injury during introductions

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newbie1522
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Joined: Thu Aug 06, 2015 3:05 pm

injury during introductions

Post by newbie1522 » Sat Jul 22, 2017 11:25 am

Yesterday we picked up a mother and daughter pair (approximately 15 and 8 months old) to keep our lone doe (approximately 22 months) company after the sudden loss of her cage mate. Our doe had a mammary tumour removed on monday. We are using the carrier method for introductions. This morning I noticed a 1cm wound on our does back, we have heard some squabbling during the night but left them to sort themselves out as a group. Now we have a wound and blood I do not know what to do. How should we proceed with the introductions or is this a sign this is not going to work.
Thank you for reading, any advice welcome

newbie1522
Posts: 22
Joined: Thu Aug 06, 2015 3:05 pm

Re: injury during introductions

Post by newbie1522 » Sat Jul 22, 2017 4:44 pm

Hi Again,
I have been doing a bit more research and my new plan is to go back to square one.
Pop all three in a neutral space (the bath tub plus towel) and observe.
If all seems well pop in my smallest (cleaned) carrier, hopefully they will jump in themselves (although my oldest girl may need a hand ;) ).
Then take it very slowly. I have a carrier about the size of a small hamster cage I will put them into next (again cleaned so on one thinks its 'their turf'). Once they seem happy there I have a cat carrier they can go in (cleaned again), then add hammock to the cat carrier. Then into bare cage. My new plan is VERY slowly...
If we have any more blood then I will separate and contact the breeders - hopefully she will be able to advise.
Thank you for reading (any comments or advice welcome)

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[cub]
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Re: injury during introductions

Post by [cub] » Sat Jul 22, 2017 8:02 pm

How severe is the wound? It's possible someone's claw just caught on her back during a scrap. If you can clip their claws, that can help keep the accidental injuries down.

Definitely start them off in the smallest enclosure you have that they can all physically fit into. If you can attach a water bottle somehow then you can in theory leave them as long as is necessary. Taking them on a walk or drive is a good way to reduce arguing and encourage bonding, so if they're being difficult you can give that a try anytime you feel the need. And taking it slow is always a good plan.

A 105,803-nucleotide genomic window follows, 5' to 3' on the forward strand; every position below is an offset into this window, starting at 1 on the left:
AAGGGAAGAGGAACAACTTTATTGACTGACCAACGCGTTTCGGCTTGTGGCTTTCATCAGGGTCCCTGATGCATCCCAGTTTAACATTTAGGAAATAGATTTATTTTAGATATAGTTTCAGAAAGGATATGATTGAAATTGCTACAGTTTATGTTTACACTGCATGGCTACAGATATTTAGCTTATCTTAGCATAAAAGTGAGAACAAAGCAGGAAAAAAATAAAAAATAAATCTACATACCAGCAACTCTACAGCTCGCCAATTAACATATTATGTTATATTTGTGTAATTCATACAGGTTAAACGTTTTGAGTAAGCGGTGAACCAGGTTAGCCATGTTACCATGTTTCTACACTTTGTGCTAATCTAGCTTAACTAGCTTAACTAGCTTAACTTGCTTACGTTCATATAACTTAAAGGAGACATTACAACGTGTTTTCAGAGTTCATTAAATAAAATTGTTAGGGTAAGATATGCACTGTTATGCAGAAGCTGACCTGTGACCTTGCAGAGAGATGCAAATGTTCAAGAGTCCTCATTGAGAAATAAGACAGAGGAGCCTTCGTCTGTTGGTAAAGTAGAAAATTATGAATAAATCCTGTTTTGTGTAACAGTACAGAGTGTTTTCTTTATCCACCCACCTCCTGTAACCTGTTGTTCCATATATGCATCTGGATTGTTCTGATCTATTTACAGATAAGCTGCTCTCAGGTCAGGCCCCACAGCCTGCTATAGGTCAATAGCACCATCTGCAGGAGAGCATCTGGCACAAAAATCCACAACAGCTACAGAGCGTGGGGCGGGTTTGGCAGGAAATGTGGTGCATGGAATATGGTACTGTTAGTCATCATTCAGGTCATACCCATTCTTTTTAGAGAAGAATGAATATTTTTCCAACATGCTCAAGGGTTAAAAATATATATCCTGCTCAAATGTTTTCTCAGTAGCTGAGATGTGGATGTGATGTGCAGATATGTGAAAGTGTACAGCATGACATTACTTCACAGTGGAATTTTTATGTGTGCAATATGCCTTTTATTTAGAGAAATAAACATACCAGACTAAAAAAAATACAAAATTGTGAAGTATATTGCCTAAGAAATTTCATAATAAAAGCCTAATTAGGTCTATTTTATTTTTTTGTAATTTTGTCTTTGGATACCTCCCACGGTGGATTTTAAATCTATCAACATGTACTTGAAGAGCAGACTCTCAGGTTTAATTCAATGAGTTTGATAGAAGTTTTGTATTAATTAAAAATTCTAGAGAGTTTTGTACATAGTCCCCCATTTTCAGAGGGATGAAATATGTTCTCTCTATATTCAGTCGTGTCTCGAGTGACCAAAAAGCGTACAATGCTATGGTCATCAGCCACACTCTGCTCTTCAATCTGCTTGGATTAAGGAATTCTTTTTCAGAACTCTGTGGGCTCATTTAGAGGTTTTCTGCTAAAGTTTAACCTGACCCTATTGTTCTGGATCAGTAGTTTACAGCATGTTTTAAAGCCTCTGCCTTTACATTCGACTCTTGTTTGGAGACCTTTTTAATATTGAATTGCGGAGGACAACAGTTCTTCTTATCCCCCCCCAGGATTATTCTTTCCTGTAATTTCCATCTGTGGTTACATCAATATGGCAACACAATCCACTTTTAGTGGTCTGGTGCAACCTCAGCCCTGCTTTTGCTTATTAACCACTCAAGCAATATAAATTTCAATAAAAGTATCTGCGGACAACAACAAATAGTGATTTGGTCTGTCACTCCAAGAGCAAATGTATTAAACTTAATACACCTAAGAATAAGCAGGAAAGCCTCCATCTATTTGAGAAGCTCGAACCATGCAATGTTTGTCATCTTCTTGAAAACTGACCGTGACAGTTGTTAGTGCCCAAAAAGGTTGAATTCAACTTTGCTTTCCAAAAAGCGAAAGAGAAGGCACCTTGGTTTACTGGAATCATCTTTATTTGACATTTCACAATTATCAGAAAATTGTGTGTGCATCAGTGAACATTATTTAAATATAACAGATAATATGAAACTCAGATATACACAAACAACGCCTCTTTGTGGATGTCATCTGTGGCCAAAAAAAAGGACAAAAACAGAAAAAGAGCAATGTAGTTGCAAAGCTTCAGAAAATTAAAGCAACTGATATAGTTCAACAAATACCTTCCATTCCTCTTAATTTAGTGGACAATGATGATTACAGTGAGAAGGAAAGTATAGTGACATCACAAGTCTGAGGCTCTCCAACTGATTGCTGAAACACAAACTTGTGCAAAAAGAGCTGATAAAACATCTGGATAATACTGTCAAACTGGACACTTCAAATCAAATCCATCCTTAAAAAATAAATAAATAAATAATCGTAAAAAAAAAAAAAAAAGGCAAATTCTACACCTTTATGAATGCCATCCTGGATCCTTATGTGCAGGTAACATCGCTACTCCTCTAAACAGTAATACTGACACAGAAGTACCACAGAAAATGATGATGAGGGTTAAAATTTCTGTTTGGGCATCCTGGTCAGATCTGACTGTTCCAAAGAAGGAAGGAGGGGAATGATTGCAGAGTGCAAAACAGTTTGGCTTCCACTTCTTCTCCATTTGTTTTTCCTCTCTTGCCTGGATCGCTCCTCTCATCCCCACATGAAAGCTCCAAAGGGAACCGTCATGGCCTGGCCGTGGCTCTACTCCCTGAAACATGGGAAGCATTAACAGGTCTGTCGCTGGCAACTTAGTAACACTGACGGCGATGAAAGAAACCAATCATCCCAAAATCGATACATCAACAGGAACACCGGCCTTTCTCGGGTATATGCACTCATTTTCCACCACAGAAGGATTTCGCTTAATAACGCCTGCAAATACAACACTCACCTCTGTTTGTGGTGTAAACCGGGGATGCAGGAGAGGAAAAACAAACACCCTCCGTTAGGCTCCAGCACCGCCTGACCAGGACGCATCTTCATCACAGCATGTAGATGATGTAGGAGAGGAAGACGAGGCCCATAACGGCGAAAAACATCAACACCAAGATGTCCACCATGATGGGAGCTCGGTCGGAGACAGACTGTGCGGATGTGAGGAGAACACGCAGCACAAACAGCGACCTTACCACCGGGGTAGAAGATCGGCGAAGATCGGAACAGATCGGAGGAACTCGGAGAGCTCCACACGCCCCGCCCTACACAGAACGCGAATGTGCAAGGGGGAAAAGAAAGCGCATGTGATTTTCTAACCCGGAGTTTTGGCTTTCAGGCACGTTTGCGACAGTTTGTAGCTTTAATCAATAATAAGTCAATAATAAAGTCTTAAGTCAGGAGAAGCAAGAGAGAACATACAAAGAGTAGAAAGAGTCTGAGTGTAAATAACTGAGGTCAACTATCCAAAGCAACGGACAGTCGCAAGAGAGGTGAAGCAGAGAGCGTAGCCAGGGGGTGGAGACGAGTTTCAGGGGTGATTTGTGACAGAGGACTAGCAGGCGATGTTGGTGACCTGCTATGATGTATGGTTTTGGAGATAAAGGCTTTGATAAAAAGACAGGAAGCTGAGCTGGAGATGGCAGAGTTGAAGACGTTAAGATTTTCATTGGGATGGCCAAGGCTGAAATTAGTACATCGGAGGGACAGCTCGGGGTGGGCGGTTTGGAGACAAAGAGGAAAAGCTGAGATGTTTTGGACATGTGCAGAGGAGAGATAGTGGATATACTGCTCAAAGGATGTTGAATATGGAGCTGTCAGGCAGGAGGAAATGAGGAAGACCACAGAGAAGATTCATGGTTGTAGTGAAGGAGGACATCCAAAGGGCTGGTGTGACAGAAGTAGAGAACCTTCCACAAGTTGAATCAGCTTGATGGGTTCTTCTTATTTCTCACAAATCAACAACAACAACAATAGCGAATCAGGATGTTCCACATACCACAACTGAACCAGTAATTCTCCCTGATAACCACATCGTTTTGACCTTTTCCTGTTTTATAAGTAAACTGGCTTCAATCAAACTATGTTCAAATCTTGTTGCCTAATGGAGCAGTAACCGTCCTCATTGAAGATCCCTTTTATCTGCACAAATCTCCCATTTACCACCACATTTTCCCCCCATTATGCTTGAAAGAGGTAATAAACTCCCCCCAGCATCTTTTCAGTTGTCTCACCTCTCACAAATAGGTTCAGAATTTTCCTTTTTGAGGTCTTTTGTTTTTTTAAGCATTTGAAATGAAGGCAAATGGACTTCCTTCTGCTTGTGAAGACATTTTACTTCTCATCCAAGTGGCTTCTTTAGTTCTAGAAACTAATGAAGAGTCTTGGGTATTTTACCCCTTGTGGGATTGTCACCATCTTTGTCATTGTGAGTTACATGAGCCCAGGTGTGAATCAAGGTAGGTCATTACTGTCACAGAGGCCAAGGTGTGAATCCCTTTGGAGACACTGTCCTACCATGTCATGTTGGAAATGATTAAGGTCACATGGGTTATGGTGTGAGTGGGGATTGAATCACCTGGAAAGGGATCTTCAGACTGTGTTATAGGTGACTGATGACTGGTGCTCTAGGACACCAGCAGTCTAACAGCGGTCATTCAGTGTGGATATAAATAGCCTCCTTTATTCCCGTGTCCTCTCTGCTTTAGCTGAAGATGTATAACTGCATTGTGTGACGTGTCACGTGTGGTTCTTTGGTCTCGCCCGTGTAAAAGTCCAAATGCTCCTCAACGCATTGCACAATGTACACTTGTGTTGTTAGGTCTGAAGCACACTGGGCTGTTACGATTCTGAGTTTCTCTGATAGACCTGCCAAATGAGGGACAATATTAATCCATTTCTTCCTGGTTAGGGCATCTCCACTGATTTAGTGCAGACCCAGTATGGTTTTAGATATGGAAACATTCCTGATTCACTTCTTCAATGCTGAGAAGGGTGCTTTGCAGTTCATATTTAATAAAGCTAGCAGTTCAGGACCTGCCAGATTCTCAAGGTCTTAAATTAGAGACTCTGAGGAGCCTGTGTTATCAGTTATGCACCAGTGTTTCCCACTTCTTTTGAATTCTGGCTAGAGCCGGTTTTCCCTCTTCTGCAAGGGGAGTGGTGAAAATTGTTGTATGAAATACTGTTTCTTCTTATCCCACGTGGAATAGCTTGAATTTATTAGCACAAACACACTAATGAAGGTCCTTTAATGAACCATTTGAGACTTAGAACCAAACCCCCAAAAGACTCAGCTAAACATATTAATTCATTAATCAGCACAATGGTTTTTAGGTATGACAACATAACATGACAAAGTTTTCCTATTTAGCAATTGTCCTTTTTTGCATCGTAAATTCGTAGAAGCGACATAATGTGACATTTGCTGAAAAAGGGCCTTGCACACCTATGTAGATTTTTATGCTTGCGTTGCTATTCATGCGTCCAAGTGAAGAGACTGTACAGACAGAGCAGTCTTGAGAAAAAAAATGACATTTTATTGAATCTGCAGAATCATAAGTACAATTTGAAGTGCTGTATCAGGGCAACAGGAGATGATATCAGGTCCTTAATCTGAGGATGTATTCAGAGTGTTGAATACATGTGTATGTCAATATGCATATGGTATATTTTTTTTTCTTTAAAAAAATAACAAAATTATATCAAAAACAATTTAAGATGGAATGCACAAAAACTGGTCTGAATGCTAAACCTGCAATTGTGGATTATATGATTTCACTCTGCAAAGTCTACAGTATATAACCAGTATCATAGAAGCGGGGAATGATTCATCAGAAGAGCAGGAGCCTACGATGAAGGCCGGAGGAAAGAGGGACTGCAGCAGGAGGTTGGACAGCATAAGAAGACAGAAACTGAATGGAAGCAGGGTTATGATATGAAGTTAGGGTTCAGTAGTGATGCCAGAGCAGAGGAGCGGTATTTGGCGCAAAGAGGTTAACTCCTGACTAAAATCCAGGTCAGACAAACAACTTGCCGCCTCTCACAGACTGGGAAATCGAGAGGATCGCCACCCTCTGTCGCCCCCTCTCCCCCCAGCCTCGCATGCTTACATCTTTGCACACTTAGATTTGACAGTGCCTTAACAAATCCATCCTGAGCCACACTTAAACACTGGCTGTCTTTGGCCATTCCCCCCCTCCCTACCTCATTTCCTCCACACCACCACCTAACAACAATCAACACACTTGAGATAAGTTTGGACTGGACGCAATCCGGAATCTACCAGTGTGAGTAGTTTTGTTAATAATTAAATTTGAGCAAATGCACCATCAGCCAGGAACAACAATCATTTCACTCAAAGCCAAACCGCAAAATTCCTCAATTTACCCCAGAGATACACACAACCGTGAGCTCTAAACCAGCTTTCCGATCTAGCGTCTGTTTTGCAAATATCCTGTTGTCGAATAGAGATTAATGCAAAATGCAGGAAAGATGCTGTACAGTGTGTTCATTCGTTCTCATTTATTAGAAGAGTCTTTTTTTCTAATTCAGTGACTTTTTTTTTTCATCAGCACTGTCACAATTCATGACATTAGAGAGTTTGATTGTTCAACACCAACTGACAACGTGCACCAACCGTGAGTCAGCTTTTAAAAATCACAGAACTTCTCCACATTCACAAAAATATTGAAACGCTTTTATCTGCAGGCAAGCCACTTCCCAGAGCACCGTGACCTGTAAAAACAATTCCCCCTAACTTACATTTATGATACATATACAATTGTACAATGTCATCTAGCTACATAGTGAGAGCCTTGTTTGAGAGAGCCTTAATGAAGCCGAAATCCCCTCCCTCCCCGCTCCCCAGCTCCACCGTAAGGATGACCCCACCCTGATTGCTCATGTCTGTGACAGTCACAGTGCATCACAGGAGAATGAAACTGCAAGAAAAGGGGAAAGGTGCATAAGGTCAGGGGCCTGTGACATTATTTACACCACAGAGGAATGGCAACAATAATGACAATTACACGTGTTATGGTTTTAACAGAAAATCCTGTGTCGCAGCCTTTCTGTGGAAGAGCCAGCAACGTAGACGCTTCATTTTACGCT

Poo-shoveller to: Lia and Lita.
Fondly remembering: Zephyr Delanynder the big floofy eejit (NLA28), Falere the contrary (NLA36), Mirala the best and finest (NLA36), Zephyr Opold the serene, and Rila the rodentist.
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newbie1522
Posts: 22
Joined: Thu Aug 06, 2015 3:05 pm

Re: injury during introductions

Post by newbie1522 » Sat Jul 22, 2017 8:31 pm

Hi Cub
Thank you for responding.
The wound is a 1cm long gash, 2mm deep. At first I though it was a bite wound but I cannot see any teeth marks so it is possible it is from claws. So far going slowly seems to be working. I am hoping I just rushed thing as I have only done introductions once before :oops:

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[cub]
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Re: injury during introductions

Post by [cub] » Sat Jul 22, 2017 10:48 pm

It sounds like it's from a claw then; bite wounds tend to be short but deep. (Speaking from personal experience here. :lol: :roll: ) At what stage were they (in terms of cage size and accessories) when the wound appeared?

If you're able to attach a water bottle to the smallest carrier, then I'd leave them in there at least overnight. It's relatively cool at the moment so they should be alright, I would have thought. I'd probably guess they'd need at least 24 hours in each of the small and medium carriers, with at least 12 hours of calm interaction before moving up. And then at least a few days at the cat carrier stage, with 24 hours of calm interaction before moving into the final cage. But those are minimums; I know some introductions take several times those sorts of durations!
Poo-shoveller to: Lia and Lita.
Fondly remembering: Zephyr Delanynder the big floofy eejit (NLA28), Falere the contrary (NLA36), Mirala the best and finest (NLA36), Zephyr Opold the serene, and Rila the rodentist.
Avatar by Ursula Vernon.

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